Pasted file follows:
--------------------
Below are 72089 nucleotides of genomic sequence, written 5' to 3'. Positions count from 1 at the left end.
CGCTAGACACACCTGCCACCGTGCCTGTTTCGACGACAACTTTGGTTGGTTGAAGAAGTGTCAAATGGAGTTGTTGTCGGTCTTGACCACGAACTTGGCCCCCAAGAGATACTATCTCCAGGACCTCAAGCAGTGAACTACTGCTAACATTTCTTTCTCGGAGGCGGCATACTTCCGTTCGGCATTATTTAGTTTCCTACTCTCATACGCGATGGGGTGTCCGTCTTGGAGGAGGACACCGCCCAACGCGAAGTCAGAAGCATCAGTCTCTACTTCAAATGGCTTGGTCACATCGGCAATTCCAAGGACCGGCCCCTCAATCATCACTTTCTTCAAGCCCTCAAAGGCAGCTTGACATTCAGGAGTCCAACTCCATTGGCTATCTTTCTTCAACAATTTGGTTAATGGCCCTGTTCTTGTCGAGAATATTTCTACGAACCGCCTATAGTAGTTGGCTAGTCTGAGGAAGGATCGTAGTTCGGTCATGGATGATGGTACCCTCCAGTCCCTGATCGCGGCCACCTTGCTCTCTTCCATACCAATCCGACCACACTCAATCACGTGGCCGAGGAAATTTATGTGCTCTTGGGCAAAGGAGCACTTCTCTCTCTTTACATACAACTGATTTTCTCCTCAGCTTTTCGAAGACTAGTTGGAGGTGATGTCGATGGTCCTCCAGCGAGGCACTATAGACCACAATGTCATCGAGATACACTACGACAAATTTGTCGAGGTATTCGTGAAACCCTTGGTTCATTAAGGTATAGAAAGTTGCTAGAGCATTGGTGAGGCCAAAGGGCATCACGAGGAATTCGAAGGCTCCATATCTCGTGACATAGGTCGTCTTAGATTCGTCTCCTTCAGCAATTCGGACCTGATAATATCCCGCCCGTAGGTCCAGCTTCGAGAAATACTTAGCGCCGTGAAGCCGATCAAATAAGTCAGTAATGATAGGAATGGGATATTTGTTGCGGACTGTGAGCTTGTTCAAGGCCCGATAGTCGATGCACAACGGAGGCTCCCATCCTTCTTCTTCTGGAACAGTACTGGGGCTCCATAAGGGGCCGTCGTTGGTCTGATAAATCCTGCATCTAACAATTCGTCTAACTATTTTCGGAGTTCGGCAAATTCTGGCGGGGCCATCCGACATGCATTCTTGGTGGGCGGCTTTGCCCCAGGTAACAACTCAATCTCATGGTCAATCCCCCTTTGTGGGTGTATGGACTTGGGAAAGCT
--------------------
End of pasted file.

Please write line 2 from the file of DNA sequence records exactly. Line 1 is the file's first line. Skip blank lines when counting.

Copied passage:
CGCTAGACACACCTGCCACCGTGCCTGTTTCGACGACAACTTTGGTTGGTTGAAGAAGTGTCAAATGGAGTTGTTGTCGGTCTTGACCACGAACTTGGCCCCCAAGAGATACTATCTCCAGGACCTCAAGCAGTGAACTACTGCTAACATTTCTTTCTCGGAGGCGGCATACTTCCGTTCGGCATTATTTAGTTTCCTACTCTCATACGCGATGGGGTGTCCGTCTTGGAGGAGGACACCGCCCAACGCGAAGTCAGAAGCATCAGTCTCTACTTCAAATGGCTTGGTCACATCGGCAATTCCAAGGACCGGCCCCTCAATCATCACTTTCTTCAAGCCCTCAAAGGCAGCTTGACATTCAGGAGTCCAACTCCATTGGCTATCTTTCTTCAACAATTTGGTTAATGGCCCTGTTCTTGTCGAGAATATTTCTACGAACCGCCTATAGTAGTTGGCTAGTCTGAGGAAGGATCGTAGTTCGGTCATGGATGATGGTACCCTCCAGTCCCTGATCGCGGCCACCTTGCTCTCTTCCATACCAATCCGACCACACTCAATCACGTGGCCGAGGAAATTTATGTGCTCTTGGGCAAAGGAGCACTTCTCTCTCTTTACATACAACTGATTTTCTCCTCAGCTTTTCGAAGACTAGTTGGAGGTGATGTCGATGGTCCTCCAGCGAGGCACTATAGACCACAATGTCATCGAGATACACTACGACAAATTTGTCGAGGTATTCGTGAAACCCTTGGTTCATTAAGGTATAGAAAGTTGCTAGAGCATTGGTGAGGCCAAAGGGCATCACGAGGAATTCGAAGGCTCCATATCTCGTGACATAGGTCGTCTTAGATTCGTCTCCTTCAGCAATTCGGACCTGATAATATCCCGCCCGTAGGTCCAGCTTCGAGAAATACTTAGCGCCGTGAAGCCGATCAAATAAGTCAGTAATGATAGGAATGGGATATTTGTTGCGGACTGTGAGCTTGTTCAAGGCCCGATAGTCGATGCACAACGGAGGCTCCCATCCTTCTTCTTCTGGAACAGTACTGGGGCTCCATAAGGGGCCGTCGTTGGTCTGATAAATCCTGCATCTAACAATTCGTCTAACTATTTTCGGAGTTCGGCAAATTCTGGCGGGGCCATCCGACATGCATTCTTGGTGGGCGGCTTTGCCCCAGGTAACAACTCAATCTCATGGTCAATCCCCCTTTGTGGGTGTATGGACTTGGGAAAGCT